Connected with the Constitution

Published 1:12 pm Friday, July 2, 2010

Tryon resident and retired U.S. Navy Commander Ty Martin took over command of the famed U.S.S. Constitution in 1974, and the two have been connected ever since.

Martin, who began research on the Constitution upon taking her helm and has since published a book on her as well reams of historical data on the Internet, is recognized as a leading expert on the U.S.S. Constitution. His website, which he calls The Captains Clerk, has been selected for inclusion in the Library of Congresss relatively new web archive database.

It wasnt really intentional, Martin said of the nearly 40-year connection he has had with the ship that earned the nickname Old Ironsides for her naval victories in the War of 1812. At the time, the Constitution was not a big command I had commanded two destroyers before that, so it wasnt very challenging, and I was looking for something to do.

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The U.S. Navy was also preparing for the countrys bicentennial celebration in 1976 and the Constitution was about to undergo a multi-million dollar makeover.

Thats when Martin, who began his military career after graduating from Rochester (N.Y.) Universitys Navy ROTC program in 1952, discovered that the restoration project was about to get under way without a clear direction.

So began his research into the history of Americas most famous and revered ship, which has since become the official Ship of State by Congressional decree.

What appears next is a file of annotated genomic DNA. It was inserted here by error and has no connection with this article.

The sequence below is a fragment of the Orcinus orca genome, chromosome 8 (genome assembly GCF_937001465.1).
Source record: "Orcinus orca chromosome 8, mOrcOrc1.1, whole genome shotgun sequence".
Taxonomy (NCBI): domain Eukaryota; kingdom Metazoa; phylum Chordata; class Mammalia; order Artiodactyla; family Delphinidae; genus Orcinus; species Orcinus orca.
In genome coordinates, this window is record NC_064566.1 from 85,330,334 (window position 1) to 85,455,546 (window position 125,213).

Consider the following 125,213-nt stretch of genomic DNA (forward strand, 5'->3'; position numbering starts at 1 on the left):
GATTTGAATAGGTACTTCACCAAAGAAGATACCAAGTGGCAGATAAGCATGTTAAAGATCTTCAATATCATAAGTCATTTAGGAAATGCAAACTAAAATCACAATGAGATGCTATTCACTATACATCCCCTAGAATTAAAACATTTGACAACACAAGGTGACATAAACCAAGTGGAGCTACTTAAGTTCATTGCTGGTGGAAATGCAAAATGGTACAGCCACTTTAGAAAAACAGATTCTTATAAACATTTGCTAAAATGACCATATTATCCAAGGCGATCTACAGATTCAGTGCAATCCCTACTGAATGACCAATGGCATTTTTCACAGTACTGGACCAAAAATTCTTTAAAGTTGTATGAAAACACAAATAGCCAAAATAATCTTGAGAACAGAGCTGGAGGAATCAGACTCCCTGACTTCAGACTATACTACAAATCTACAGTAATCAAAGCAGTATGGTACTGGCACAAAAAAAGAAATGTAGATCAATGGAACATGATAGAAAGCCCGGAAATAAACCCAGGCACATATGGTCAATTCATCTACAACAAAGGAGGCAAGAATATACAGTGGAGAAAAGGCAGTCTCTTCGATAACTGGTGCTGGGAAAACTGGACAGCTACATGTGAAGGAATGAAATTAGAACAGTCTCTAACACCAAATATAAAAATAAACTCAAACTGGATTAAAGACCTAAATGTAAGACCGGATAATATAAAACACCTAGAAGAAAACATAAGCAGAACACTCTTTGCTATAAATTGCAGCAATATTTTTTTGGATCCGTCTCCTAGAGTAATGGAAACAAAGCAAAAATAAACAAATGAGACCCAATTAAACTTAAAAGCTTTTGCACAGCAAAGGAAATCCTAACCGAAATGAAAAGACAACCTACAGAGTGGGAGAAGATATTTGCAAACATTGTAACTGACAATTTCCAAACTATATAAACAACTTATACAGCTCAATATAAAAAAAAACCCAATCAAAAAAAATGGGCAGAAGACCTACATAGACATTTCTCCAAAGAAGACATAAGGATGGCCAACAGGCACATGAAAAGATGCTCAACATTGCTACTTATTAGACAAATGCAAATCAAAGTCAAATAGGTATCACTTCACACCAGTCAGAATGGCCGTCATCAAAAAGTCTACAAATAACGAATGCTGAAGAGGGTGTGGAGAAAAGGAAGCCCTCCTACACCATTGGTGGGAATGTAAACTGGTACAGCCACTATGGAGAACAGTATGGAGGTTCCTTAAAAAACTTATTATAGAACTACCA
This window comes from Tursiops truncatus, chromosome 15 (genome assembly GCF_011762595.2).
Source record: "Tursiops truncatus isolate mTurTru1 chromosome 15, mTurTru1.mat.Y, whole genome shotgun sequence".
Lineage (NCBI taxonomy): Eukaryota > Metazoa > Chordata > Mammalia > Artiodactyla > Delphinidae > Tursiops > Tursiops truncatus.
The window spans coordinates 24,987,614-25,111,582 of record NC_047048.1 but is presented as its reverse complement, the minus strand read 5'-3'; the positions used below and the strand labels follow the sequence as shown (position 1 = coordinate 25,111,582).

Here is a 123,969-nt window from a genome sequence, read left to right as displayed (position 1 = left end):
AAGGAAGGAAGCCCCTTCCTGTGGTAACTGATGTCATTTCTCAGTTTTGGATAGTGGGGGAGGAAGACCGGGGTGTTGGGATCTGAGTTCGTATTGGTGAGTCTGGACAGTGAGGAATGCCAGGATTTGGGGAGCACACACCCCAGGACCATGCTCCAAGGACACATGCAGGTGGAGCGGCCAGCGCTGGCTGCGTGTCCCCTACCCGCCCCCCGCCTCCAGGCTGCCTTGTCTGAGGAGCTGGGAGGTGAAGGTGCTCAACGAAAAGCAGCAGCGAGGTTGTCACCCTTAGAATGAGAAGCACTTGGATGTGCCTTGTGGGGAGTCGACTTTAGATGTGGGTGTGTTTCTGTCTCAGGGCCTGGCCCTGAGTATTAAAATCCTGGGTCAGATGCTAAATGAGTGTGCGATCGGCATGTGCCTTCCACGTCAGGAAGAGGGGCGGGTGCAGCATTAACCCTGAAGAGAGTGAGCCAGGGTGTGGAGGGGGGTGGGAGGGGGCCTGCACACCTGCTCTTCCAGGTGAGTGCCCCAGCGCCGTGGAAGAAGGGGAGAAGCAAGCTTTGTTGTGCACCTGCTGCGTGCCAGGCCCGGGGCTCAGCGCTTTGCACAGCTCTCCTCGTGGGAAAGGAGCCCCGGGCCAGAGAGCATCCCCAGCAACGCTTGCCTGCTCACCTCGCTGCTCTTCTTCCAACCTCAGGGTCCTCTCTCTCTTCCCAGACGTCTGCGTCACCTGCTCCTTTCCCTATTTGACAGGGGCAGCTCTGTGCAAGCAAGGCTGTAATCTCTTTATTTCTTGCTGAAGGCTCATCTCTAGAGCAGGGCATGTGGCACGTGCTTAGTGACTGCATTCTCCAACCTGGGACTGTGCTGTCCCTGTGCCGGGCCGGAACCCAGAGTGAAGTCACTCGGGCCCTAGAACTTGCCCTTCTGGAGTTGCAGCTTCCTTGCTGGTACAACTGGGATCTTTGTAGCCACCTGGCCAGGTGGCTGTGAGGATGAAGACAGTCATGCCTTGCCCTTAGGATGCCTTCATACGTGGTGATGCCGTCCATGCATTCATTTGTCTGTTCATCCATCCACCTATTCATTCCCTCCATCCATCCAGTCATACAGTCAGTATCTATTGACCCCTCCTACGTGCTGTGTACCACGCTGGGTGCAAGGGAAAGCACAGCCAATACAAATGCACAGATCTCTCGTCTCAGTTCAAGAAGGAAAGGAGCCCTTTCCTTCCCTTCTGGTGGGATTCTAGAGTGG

I found out that the people working on the ship didnt know much more about her than the average person walking around out there, Martin said. I started the research and basically gave them the information to make an informed decision.

After putting together enough historically accurate information on the ship itself and a plan for its restoration and upkeep, Martin said he mailed off a letter to the Secretary of the Navy.

That plan was approved and is still protocol for the ships upkeep and staffing.

Instead of these crash programs that were being done where you come in and try to do everything at once, my idea was to do the work the way it was done in 1812. .I get great satisfaction knowing that its still the policy for her.

Martin put his knowledge to use in 1980, publishing A Most Fortunate Ship, a book about the Constitution in 1980.

His database moved from the filing cabinet to a computer in 1986 and then online in 1998 when The Captains Clerk was born with the help of local webmaster Robin Michael.

The Library of Congress noticed it earlier this year as administrators of its web-archive pilot program sought themes for inclusion in the database through some 60 recommending officers. One of those recommendations was The Captains Clerk.

Since 2000, we have tracked sites relating to events such as elections, Hurricane Katrina and 9/11, but now were expanding to other thematic archives with this pilot program, said Abbie Grotke of the Library of Congresss Web Archiving Team. The idea is to take the recommendations of our officers to include websites focused on a theme in their areas of interest.

Those sites are very often the ones used that Library of Congress researchers use to help them find information they need. The recommendation for The Captains Clerk came from the Library of Congresss humanities and social sciences division.

Grotke said she expects The Captains Clerk to be included in the librarys web archives, where it will be available in toto and for public consumption, sometime next year.

Martin said he will be adding more information to the site before then. After its initial inclusion, the web archiving team will archive The Captains Clerk every six months to capture any new information.

Martin said there is much more to be added.

I have a lot more information that weve got to get to, he said. The more I dig into it, the more interesting it gets. I get closer to the people who have served on her.